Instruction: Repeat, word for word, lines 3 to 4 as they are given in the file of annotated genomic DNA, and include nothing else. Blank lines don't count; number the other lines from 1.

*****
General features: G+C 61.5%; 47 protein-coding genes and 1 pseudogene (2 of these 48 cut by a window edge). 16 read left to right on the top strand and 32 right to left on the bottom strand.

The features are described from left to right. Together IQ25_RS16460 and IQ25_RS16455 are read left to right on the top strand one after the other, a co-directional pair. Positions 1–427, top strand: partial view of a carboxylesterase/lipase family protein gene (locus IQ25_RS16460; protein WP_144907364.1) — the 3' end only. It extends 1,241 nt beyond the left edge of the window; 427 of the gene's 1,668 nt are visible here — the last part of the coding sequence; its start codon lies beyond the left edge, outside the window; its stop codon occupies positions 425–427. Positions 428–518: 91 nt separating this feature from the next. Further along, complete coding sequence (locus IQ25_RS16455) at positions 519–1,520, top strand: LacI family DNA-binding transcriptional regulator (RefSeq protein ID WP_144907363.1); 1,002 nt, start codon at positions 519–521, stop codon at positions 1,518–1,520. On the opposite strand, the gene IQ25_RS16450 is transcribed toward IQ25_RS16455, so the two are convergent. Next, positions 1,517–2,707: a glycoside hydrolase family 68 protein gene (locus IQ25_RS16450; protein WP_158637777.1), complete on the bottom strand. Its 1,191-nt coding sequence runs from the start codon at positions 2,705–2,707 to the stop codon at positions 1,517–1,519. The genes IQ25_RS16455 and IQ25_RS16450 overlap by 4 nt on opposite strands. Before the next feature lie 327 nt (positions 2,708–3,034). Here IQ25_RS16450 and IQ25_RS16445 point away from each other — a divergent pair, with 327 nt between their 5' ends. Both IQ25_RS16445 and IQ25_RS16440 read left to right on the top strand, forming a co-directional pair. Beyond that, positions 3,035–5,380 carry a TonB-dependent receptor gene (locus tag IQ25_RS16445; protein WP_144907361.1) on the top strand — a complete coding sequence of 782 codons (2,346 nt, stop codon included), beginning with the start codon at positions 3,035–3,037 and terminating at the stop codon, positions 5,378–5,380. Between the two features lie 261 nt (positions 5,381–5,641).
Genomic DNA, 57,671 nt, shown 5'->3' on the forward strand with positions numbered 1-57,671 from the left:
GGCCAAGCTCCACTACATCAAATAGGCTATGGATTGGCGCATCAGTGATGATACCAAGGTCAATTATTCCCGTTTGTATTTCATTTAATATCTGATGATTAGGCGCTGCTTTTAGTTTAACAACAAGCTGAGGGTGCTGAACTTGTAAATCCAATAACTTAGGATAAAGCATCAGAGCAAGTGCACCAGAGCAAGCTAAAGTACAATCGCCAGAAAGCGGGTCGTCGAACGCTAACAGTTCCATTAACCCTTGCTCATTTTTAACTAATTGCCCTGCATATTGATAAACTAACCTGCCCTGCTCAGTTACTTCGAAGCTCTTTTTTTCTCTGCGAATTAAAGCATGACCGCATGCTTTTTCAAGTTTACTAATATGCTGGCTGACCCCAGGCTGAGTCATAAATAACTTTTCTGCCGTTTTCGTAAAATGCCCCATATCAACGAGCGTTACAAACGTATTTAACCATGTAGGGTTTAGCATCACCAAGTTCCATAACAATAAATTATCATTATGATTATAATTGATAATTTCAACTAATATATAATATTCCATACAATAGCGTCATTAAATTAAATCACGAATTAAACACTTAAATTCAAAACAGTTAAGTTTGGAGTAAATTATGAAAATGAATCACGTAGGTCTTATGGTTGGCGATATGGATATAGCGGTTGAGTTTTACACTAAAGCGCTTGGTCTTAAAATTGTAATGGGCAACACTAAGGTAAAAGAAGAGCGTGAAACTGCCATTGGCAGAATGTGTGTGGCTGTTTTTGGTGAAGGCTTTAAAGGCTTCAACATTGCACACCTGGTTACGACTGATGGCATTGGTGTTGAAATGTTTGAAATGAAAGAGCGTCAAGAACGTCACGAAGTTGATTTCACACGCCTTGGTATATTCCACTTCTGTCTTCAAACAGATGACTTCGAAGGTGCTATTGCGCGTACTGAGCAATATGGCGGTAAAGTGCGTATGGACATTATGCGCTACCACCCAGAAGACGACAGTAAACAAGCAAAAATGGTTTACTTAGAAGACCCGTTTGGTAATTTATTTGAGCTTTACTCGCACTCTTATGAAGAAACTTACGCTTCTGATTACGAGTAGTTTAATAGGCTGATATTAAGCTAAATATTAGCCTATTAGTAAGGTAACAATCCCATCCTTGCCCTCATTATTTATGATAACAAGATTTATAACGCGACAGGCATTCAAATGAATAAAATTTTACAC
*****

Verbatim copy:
Genomic DNA, 57,671 nt, shown 5'->3' on the forward strand with positions numbered 1-57,671 from the left:
GGCCAAGCTCCACTACATCAAATAGGCTATGGATTGGCGCATCAGTGATGATACCAAGGTCAATTATTCCCGTTTGTATTTCATTTAATATCTGATGATTAGGCGCTGCTTTTAGTTTAACAACAAGCTGAGGGTGCTGAACTTGTAAATCCAATAACTTAGGATAAAGCATCAGAGCAAGTGCACCAGAGCAAGCTAAAGTACAATCGCCAGAAAGCGGGTCGTCGAACGCTAACAGTTCCATTAACCCTTGCTCATTTTTAACTAATTGCCCTGCATATTGATAAACTAACCTGCCCTGCTCAGTTACTTCGAAGCTCTTTTTTTCTCTGCGAATTAAAGCATGACCGCATGCTTTTTCAAGTTTACTAATATGCTGGCTGACCCCAGGCTGAGTCATAAATAACTTTTCTGCCGTTTTCGTAAAATGCCCCATATCAACGAGCGTTACAAACGTATTTAACCATGTAGGGTTTAGCATCACCAAGTTCCATAACAATAAATTATCATTATGATTATAATTGATAATTTCAACTAATATATAATATTCCATACAATAGCGTCATTAAATTAAATCACGAATTAAACACTTAAATTCAAAACAGTTAAGTTTGGAGTAAATTATGAAAATGAATCACGTAGGTCTTATGGTTGGCGATATGGATATAGCGGTTGAGTTTTACACTAAAGCGCTTGGTCTTAAAATTGTAATGGGCAACACTAAGGTAAAAGAAGAGCGTGAAACTGCCATTGGCAGAATGTGTGTGGCTGTTTTTGGTGAAGGCTTTAAAGGCTTCAACATTGCACACCTGGTTACGACTGATGGCATTGGTGTTGAAATGTTTGAAATGAAAGAGCGTCAAGAACGTCACGAAGTTGATTTCACACGCCTTGGTATATTCCACTTCTGTCTTCAAACAGATGACTTCGAAGGTGCTATTGCGCGTACTGAGCAATATGGCGGTAAAGTGCGTATGGACATTATGCGCTACCACCCAGAAGACGACAGTAAACAAGCAAAAATGGTTTACTTAGAAGACCCGTTTGGTAATTTATTTGAGCTTTACTCGCACTCTTATGAAGAAACTTACGCTTCTGATTACGAGTAGTTTAATAGGCTGATATTAAGCTAAATATTAGCCTATTAGTAAGGTAACAATCCCATCCTTGCCCTCATTATTTATGATAACAAGATTTATAACGCGACAGGCATTCAAATGAATAAAATTTTACAC